TOKYO: The athletes are in the Village and the world’s media has arrived, but for many in Japan, there’s little festive cheer just a day before the Olympics open in Tokyo.
There are no cheering foreign fans roaming the streets, and athletes are ferried from Village to venue in a bubble meant to keep them and the Japanese public safe from coronavirus.
Local spectators are barred from almost all Games venues, with only around 900 people expected to attend the opening ceremony at Tokyo’s Olympic Stadium on Friday — just around 150 of them Japanese.
Little surprise then that many in Japan are struggling to detect much Olympic spirit in the final countdown to a Games that are finally taking place a year after becoming the first in modern history to be postponed.
“It’s completely different from the last Games (in 1964) when the whole city was filled with festive mood,” said 80-year-old Michiko Fukui, as she strolled around the upscale Ginza district on Thursday.
The city has been adorned with Tokyo 2020 flags and advertising, and futuristic Olympic and Paralympic mascots are plastered on buses and buildings.
But there is little else to give away the fact that some of the world’s top athletes have descended on Tokyo from around the globe.
Rising virus cases in the city mean all public viewing events have been scrapped. And a state of emergency means restaurants and bars must close by 8:00 pm — when the opening ceremony begins — and they are banned from serving alcohol.
Seira Onuma was one of thousands of Japanese who competed to snag tickets in a lottery before the Games were postponed, but now she’s not even sure she’ll watch on TV.
“I won tickets for the finals of the athletics at the Olympic Stadium,” the 29-year-old housewife told AFP.
“I was so disappointed by the no-fan decision and now I’m losing interest altogether,” she said in Tokyo’s Koto area, not far from the village where thousands of competitors and officials are staying.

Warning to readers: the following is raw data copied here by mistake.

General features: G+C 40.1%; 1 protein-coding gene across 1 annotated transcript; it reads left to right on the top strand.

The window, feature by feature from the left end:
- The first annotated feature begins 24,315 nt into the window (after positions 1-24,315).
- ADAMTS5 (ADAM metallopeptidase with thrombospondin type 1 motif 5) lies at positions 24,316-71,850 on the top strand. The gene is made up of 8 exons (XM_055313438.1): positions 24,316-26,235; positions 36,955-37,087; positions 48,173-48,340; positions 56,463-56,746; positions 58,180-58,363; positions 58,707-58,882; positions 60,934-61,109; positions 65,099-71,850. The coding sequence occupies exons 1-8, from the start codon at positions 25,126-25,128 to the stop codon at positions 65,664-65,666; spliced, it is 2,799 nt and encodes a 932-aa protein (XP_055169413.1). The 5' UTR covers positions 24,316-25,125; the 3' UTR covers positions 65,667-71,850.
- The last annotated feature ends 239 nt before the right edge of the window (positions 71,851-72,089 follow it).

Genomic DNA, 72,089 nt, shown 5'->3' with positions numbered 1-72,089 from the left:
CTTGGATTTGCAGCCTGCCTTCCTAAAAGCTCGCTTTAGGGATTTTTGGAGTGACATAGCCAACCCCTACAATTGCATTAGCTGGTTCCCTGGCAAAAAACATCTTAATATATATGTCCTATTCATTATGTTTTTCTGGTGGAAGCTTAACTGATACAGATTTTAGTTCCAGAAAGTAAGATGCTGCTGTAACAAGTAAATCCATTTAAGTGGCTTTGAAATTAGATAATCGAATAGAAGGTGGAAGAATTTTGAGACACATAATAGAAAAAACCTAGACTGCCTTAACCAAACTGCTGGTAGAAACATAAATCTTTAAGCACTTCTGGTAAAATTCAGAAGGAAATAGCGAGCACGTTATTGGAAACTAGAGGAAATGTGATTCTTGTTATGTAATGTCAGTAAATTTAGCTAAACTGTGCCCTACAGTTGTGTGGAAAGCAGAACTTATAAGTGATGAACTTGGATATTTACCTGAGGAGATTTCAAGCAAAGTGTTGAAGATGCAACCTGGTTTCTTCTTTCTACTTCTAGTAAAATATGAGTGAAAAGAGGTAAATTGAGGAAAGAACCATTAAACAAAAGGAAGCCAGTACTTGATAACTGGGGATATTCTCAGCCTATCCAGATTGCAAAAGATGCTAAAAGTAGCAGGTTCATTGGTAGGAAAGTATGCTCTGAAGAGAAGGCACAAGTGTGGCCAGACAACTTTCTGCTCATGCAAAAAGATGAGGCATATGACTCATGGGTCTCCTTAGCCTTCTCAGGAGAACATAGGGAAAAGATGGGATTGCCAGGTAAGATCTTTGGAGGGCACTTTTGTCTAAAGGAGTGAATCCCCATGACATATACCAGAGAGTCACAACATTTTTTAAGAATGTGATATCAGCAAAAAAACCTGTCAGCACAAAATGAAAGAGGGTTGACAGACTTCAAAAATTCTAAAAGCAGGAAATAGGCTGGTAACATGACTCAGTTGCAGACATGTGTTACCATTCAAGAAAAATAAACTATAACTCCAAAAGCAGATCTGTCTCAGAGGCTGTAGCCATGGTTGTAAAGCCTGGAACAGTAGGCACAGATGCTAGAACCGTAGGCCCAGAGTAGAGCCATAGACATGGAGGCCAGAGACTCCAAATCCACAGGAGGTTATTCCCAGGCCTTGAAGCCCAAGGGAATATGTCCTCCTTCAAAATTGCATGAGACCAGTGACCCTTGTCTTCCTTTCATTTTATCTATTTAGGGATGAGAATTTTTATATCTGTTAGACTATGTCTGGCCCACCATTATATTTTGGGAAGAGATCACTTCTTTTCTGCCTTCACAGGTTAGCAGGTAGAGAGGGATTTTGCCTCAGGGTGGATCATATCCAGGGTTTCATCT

“I feel like I can’t really whole-heartedly welcome the Olympics and I just don’t really feel any joy in it.”
Satoshi Hori, a resident of the Koto neighbourhood, said he wondered whether his two young daughters would even remember the Games in coming years, given the low-key mood.
“I live in Koto where a lot of the venues are, but I don’t feel any enthusiasm among my neighbours,” said the 39-year-old, who plans to watch judo and baseball on TV.
“I hope my daughters will still remember the Tokyo Olympics years from now and that the Games was actually held in our city. That’s about all I can expect.”
But others are getting into the Olympic spirit, despite the restrictions, including Yumiko Nishimoto, who lives in Fukushima where Games competition began this week with softball.
“It does feel like it’s happening,” said Nishimoto, who leads a community project to plant 20,000 cherry trees in the region affected by the 2011 tsunami and nuclear disaster.
“You get the sense that it’s finally starting.”
Spectators in the region are also barred from Olympic events, but local students plan to run a mini torch relay on the day of the opening ceremony that Nishimoto hopes will “support the Olympics”.
Public opinion polls show Japanese remain largely opposed to holding the Games this year, and most would prefer a further postponement or outright cancellation.
Koto resident Noboru Kashiwagi said the Olympics was the last thing on the minds of most of his neighbours.
“No one cares about the Olympics,” the 79-year-old said.
“Since even people living near the venues are uninterested, I’m wondering if people in other places have any interest,” he added.
“I feel sorry for the athletes. It’s not their fault.”